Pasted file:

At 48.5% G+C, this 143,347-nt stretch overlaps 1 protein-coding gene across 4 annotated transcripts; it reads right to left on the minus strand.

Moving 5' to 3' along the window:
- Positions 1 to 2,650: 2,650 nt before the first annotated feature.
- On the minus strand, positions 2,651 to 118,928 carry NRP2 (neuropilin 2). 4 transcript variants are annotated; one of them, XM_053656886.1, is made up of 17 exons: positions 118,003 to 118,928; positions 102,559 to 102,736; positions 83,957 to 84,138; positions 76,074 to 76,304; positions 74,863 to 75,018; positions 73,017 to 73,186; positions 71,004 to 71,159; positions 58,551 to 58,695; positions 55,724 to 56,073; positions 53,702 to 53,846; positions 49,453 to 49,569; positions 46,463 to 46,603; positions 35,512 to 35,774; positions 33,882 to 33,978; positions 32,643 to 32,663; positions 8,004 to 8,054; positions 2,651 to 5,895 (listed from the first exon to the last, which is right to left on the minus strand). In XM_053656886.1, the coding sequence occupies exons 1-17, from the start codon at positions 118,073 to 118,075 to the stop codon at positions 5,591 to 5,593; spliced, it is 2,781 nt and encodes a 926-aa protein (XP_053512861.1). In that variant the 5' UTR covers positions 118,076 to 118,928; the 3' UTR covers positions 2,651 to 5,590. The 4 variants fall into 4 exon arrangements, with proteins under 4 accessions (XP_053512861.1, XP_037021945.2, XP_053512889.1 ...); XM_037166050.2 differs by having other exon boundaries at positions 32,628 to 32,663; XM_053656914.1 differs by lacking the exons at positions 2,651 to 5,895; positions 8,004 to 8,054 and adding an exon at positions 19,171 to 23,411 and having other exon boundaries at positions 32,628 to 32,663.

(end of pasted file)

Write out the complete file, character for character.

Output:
At 48.5% G+C, this 143,347-nt stretch overlaps 1 protein-coding gene across 4 annotated transcripts; it reads right to left on the minus strand.

Moving 5' to 3' along the window:
- Positions 1 to 2,650: 2,650 nt before the first annotated feature.
- On the minus strand, positions 2,651 to 118,928 carry NRP2 (neuropilin 2). 4 transcript variants are annotated; one of them, XM_053656886.1, is made up of 17 exons: positions 118,003 to 118,928; positions 102,559 to 102,736; positions 83,957 to 84,138; positions 76,074 to 76,304; positions 74,863 to 75,018; positions 73,017 to 73,186; positions 71,004 to 71,159; positions 58,551 to 58,695; positions 55,724 to 56,073; positions 53,702 to 53,846; positions 49,453 to 49,569; positions 46,463 to 46,603; positions 35,512 to 35,774; positions 33,882 to 33,978; positions 32,643 to 32,663; positions 8,004 to 8,054; positions 2,651 to 5,895 (listed from the first exon to the last, which is right to left on the minus strand). In XM_053656886.1, the coding sequence occupies exons 1-17, from the start codon at positions 118,073 to 118,075 to the stop codon at positions 5,591 to 5,593; spliced, it is 2,781 nt and encodes a 926-aa protein (XP_053512861.1). In that variant the 5' UTR covers positions 118,076 to 118,928; the 3' UTR covers positions 2,651 to 5,590. The 4 variants fall into 4 exon arrangements, with proteins under 4 accessions (XP_053512861.1, XP_037021945.2, XP_053512889.1 ...); XM_037166050.2 differs by having other exon boundaries at positions 32,628 to 32,663; XM_053656914.1 differs by lacking the exons at positions 2,651 to 5,895; positions 8,004 to 8,054 and adding an exon at positions 19,171 to 23,411 and having other exon boundaries at positions 32,628 to 32,663.